New whitepaper discusses continuing safety threat of sea transport of lithium-ion batteries

A firefighter inspects the exterior of the Norwegian-owned electric tour boat Brim after the vessel was evacuated following reports of smoke in its battery compartment on March 11, 2021. (Photo: Vestfold Intermunicipal Fire Brigade official Facebook page)

Insurers TT Club and UK P&I Club have teamed up with scientific consultancy Brookes Bell and issued a whitepaper highlighting the continuing safety threat created by the transportation of lithium-ion batteries.

The partners said the publishing of the whitepaper raises awareness of the dangers inherent in the transport of lithium-ion batteries, particularly by sea.

The whitepaper outlines many of the numerous challenges facing the transport industry and raises awareness of the potentially catastrophic situation that can be caused by battery failure, thus in part correcting the widely held perception in the maritime community that risks in the supply chain of such products are relatively small.

“The consequences of battery failure and the resultant thermal runaway must be clearly understood and the correct procedures for handling them adhered to throughout their lifespan,” said Stuart Edmonston, Loss Prevention Director of the UK P&I Club. “The dangers can exist no matter the status of the battery; charged, semi-charged, used, second-hand or scrap, and whether present in devices and vehicles or packaged separately.”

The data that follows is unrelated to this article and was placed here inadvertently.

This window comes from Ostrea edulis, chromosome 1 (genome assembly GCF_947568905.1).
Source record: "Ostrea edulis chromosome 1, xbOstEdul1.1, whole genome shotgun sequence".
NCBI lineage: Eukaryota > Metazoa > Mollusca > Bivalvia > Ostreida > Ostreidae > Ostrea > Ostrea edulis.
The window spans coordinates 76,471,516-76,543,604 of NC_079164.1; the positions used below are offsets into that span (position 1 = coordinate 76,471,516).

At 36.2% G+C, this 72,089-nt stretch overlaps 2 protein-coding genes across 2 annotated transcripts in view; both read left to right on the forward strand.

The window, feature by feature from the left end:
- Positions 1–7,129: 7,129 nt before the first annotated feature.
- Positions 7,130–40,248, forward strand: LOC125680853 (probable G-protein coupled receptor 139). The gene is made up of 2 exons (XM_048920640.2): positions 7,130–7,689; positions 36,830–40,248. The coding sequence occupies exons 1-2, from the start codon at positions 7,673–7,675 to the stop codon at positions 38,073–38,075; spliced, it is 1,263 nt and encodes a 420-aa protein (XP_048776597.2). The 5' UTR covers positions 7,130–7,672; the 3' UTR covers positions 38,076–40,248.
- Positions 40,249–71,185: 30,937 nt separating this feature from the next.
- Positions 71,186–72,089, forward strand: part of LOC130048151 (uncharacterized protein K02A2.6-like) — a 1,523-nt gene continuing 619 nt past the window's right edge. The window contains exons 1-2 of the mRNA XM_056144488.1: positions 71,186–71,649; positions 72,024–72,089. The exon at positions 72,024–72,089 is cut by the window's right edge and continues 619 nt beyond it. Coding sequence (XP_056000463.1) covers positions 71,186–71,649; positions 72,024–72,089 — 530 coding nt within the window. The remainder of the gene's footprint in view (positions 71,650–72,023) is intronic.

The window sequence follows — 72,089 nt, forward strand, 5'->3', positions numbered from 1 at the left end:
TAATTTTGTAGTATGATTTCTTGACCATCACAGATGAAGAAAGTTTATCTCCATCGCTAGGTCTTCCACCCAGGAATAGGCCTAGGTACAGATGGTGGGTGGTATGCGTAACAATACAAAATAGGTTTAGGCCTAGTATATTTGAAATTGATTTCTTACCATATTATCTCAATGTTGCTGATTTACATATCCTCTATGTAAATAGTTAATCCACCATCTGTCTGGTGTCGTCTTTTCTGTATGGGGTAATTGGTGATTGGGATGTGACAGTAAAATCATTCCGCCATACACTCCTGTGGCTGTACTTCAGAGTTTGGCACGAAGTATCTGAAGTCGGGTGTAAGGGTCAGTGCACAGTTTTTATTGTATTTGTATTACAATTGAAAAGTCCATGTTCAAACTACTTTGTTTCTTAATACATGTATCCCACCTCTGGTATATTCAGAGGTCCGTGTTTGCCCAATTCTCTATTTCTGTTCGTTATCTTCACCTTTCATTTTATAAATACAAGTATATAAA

The topics covered in this comprehensive whitepaper include details of the background science behind lithium-ion batteries, the dangers associated with transporting them, and why they arise, such as insufficient testing and incorrect declaration. The paper also provides a review of current dangerous goods (DG) regulatory provisions, focusing on the International Maritime Dangerous Goods (IMDG) Code, with recommendations for change or further work.

The final section of the paper discusses the current state of the firefighting provision and changes that could be implemented.

The authors also put forward guidelines to help pre-empt dangerous incidents by correct classification and declaration, safe and effective packaging, mandatory markings and labelling, uniformity of regulations regarding testing and suitable storage environments while batteries are awaiting transport.

The full text of the whitepaper can be downloaded free of charge at the TT Club website here.

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